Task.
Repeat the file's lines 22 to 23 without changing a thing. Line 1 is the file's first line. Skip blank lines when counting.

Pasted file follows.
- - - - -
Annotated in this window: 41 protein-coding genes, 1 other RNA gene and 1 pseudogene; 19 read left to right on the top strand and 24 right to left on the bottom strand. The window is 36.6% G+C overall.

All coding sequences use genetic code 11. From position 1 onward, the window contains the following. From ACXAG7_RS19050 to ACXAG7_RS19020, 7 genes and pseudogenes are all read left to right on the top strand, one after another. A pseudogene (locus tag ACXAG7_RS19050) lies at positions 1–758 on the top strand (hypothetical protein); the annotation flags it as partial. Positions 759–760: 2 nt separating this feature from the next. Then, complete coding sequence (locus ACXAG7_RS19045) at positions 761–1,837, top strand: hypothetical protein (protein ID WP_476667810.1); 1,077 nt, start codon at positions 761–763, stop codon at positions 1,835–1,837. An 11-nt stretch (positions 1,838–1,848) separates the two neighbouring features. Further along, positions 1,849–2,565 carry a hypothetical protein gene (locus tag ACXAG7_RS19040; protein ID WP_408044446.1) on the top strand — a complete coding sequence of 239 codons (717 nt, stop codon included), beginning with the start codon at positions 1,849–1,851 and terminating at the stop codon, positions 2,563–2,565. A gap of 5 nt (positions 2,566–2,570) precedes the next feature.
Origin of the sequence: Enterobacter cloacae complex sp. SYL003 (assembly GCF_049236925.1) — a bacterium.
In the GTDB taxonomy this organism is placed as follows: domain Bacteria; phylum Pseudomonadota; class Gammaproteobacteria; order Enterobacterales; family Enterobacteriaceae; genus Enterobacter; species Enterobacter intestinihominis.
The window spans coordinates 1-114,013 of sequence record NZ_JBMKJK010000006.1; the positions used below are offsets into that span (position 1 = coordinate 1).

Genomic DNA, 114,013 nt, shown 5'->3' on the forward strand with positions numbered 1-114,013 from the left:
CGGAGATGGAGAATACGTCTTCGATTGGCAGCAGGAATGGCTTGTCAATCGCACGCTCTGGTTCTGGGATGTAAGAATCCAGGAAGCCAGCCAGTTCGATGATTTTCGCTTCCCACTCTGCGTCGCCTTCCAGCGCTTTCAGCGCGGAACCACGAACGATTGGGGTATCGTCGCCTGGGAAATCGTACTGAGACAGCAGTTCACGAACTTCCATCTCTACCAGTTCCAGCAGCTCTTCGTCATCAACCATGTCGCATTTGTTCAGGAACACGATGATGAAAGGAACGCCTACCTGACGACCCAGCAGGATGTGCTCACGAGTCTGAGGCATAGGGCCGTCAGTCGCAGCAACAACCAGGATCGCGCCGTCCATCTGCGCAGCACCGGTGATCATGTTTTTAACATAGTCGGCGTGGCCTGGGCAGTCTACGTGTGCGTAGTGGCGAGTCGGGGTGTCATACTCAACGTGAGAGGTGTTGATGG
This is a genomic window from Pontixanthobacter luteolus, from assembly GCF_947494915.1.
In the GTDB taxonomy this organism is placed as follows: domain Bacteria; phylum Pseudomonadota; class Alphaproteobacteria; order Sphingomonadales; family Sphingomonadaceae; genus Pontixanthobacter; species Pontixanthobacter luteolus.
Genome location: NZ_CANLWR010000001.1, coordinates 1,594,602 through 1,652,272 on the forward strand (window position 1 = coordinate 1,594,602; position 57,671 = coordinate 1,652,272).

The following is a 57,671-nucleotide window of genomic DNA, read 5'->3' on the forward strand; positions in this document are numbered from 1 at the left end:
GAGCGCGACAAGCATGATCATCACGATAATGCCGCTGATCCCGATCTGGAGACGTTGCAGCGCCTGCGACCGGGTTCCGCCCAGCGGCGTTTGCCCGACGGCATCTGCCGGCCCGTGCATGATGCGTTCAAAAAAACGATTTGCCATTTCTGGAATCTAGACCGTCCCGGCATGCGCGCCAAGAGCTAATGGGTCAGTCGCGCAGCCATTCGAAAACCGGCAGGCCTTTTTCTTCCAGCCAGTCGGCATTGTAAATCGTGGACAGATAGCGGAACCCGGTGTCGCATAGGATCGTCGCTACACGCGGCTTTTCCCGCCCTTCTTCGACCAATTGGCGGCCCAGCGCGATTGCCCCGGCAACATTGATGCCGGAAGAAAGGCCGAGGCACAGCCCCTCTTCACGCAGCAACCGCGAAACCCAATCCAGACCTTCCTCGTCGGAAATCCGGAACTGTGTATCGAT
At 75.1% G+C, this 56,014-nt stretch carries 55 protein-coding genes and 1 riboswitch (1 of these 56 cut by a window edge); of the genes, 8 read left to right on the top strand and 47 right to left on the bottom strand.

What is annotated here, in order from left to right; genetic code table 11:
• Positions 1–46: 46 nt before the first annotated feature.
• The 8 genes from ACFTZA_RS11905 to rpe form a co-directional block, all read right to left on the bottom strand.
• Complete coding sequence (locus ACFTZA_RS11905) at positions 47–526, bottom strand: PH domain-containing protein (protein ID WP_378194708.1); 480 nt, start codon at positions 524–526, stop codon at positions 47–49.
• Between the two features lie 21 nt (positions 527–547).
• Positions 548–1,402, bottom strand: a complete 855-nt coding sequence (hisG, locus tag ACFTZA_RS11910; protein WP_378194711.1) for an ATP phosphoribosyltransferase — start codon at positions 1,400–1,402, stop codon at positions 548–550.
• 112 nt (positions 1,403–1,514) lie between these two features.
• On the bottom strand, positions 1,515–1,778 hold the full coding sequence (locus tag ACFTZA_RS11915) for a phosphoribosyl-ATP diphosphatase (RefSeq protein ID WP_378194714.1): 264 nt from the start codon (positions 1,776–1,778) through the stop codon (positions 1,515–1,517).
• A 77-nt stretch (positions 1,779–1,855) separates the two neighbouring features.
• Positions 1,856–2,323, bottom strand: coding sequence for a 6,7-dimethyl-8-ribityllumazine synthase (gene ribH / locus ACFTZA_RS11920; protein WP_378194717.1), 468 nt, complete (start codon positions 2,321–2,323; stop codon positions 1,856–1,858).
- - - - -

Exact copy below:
• A 77-nt stretch (positions 1,779–1,855) separates the two neighbouring features.
• Positions 1,856–2,323, bottom strand: coding sequence for a 6,7-dimethyl-8-ribityllumazine synthase (gene ribH / locus ACFTZA_RS11920; protein WP_378194717.1), 468 nt, complete (start codon positions 2,321–2,323; stop codon positions 1,856–1,858).